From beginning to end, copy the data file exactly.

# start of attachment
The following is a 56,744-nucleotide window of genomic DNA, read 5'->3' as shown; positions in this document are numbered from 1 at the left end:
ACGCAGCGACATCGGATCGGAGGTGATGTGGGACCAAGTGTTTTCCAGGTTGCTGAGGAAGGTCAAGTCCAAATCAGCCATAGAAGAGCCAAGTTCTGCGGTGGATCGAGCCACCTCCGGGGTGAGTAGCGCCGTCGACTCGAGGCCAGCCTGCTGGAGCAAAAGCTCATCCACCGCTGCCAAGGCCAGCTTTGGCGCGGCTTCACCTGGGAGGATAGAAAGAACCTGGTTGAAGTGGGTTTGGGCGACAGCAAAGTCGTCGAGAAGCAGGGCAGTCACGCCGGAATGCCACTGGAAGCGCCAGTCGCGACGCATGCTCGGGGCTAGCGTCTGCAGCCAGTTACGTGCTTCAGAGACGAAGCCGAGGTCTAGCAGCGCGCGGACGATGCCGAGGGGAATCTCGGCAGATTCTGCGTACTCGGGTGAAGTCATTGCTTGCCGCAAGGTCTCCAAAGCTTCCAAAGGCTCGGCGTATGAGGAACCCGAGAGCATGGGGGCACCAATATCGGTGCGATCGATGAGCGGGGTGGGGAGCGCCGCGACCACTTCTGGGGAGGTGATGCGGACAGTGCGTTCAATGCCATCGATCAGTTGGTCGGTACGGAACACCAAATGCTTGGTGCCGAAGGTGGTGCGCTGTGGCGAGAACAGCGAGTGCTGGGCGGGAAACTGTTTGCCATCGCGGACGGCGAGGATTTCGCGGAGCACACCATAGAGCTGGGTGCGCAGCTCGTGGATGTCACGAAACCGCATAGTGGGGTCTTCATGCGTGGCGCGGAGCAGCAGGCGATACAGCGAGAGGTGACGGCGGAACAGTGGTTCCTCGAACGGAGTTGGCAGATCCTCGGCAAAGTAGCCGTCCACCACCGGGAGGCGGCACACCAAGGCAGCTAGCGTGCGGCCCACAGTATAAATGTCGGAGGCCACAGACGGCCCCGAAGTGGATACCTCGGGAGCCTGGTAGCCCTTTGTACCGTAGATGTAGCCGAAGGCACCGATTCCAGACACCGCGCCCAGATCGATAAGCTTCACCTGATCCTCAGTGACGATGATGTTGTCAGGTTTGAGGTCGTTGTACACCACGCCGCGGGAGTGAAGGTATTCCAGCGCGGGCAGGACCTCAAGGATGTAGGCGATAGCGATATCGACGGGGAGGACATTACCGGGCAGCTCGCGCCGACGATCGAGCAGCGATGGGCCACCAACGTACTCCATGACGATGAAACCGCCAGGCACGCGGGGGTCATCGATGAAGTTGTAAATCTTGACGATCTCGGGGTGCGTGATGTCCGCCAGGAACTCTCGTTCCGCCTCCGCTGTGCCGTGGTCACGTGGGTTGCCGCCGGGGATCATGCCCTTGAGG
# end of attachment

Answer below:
The following is a 56,744-nucleotide window of genomic DNA, read 5'->3' as shown; positions in this document are numbered from 1 at the left end:
ACGCAGCGACATCGGATCGGAGGTGATGTGGGACCAAGTGTTTTCCAGGTTGCTGAGGAAGGTCAAGTCCAAATCAGCCATAGAAGAGCCAAGTTCTGCGGTGGATCGAGCCACCTCCGGGGTGAGTAGCGCCGTCGACTCGAGGCCAGCCTGCTGGAGCAAAAGCTCATCCACCGCTGCCAAGGCCAGCTTTGGCGCGGCTTCACCTGGGAGGATAGAAAGAACCTGGTTGAAGTGGGTTTGGGCGACAGCAAAGTCGTCGAGAAGCAGGGCAGTCACGCCGGAATGCCACTGGAAGCGCCAGTCGCGACGCATGCTCGGGGCTAGCGTCTGCAGCCAGTTACGTGCTTCAGAGACGAAGCCGAGGTCTAGCAGCGCGCGGACGATGCCGAGGGGAATCTCGGCAGATTCTGCGTACTCGGGTGAAGTCATTGCTTGCCGCAAGGTCTCCAAAGCTTCCAAAGGCTCGGCGTATGAGGAACCCGAGAGCATGGGGGCACCAATATCGGTGCGATCGATGAGCGGGGTGGGGAGCGCCGCGACCACTTCTGGGGAGGTGATGCGGACAGTGCGTTCAATGCCATCGATCAGTTGGTCGGTACGGAACACCAAATGCTTGGTGCCGAAGGTGGTGCGCTGTGGCGAGAACAGCGAGTGCTGGGCGGGAAACTGTTTGCCATCGCGGACGGCGAGGATTTCGCGGAGCACACCATAGAGCTGGGTGCGCAGCTCGTGGATGTCACGAAACCGCATAGTGGGGTCTTCATGCGTGGCGCGGAGCAGCAGGCGATACAGCGAGAGGTGACGGCGGAACAGTGGTTCCTCGAACGGAGTTGGCAGATCCTCGGCAAAGTAGCCGTCCACCACCGGGAGGCGGCACACCAAGGCAGCTAGCGTGCGGCCCACAGTATAAATGTCGGAGGCCACAGACGGCCCCGAAGTGGATACCTCGGGAGCCTGGTAGCCCTTTGTACCGTAGATGTAGCCGAAGGCACCGATTCCAGACACCGCGCCCAGATCGATAAGCTTCACCTGATCCTCAGTGACGATGATGTTGTCAGGTTTGAGGTCGTTGTACACCACGCCGCGGGAGTGAAGGTATTCCAGCGCGGGCAGGACCTCAAGGATGTAGGCGATAGCGATATCGACGGGGAGGACATTACCGGGCAGCTCGCGCCGACGATCGAGCAGCGATGGGCCACCAACGTACTCCATGACGATGAAACCGCCAGGCACGCGGGGGTCATCGATGAAGTTGTAAATCTTGACGATCTCGGGGTGCGTGATGTCCGCCAGGAACTCTCGTTCCGCCTCCGCTGTGCCGTGGTCACGTGGGTTGCCGCCGGGGATCATGCCCTTGAGG